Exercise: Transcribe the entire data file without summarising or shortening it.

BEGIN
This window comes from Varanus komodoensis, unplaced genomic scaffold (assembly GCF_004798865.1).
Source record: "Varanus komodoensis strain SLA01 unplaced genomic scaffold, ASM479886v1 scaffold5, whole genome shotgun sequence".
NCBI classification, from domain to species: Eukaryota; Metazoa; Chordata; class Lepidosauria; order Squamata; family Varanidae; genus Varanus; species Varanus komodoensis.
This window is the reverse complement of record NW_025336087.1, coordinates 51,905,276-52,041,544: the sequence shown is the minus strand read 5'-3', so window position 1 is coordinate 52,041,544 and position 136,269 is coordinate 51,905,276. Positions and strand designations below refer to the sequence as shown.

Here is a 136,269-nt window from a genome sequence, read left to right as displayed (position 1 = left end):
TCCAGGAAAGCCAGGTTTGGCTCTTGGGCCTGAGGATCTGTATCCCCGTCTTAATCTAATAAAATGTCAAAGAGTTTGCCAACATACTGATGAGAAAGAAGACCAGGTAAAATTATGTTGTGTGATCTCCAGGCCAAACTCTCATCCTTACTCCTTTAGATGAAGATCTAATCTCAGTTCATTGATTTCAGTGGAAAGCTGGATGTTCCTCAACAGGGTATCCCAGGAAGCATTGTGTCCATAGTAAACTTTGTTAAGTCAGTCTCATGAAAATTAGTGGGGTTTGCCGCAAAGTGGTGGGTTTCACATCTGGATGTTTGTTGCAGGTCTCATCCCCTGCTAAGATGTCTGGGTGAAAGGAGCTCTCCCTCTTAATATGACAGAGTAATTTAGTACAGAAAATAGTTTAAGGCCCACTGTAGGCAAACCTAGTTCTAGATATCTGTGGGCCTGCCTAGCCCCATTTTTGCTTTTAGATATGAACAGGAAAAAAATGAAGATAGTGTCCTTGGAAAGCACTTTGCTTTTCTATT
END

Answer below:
This window comes from Varanus komodoensis, unplaced genomic scaffold (assembly GCF_004798865.1).
Source record: "Varanus komodoensis strain SLA01 unplaced genomic scaffold, ASM479886v1 scaffold5, whole genome shotgun sequence".
NCBI classification, from domain to species: Eukaryota; Metazoa; Chordata; class Lepidosauria; order Squamata; family Varanidae; genus Varanus; species Varanus komodoensis.
This window is the reverse complement of record NW_025336087.1, coordinates 51,905,276-52,041,544: the sequence shown is the minus strand read 5'-3', so window position 1 is coordinate 52,041,544 and position 136,269 is coordinate 51,905,276. Positions and strand designations below refer to the sequence as shown.

Here is a 136,269-nt window from a genome sequence, read left to right as displayed (position 1 = left end):
TCCAGGAAAGCCAGGTTTGGCTCTTGGGCCTGAGGATCTGTATCCCCGTCTTAATCTAATAAAATGTCAAAGAGTTTGCCAACATACTGATGAGAAAGAAGACCAGGTAAAATTATGTTGTGTGATCTCCAGGCCAAACTCTCATCCTTACTCCTTTAGATGAAGATCTAATCTCAGTTCATTGATTTCAGTGGAAAGCTGGATGTTCCTCAACAGGGTATCCCAGGAAGCATTGTGTCCATAGTAAACTTTGTTAAGTCAGTCTCATGAAAATTAGTGGGGTTTGCCGCAAAGTGGTGGGTTTCACATCTGGATGTTTGTTGCAGGTCTCATCCCCTGCTAAGATGTCTGGGTGAAAGGAGCTCTCCCTCTTAATATGACAGAGTAATTTAGTACAGAAAATAGTTTAAGGCCCACTGTAGGCAAACCTAGTTCTAGATATCTGTGGGCCTGCCTAGCCCCATTTTTGCTTTTAGATATGAACAGGAAAAAAATGAAGATAGTGTCCTTGGAAAGCACTTTGCTTTTCTATT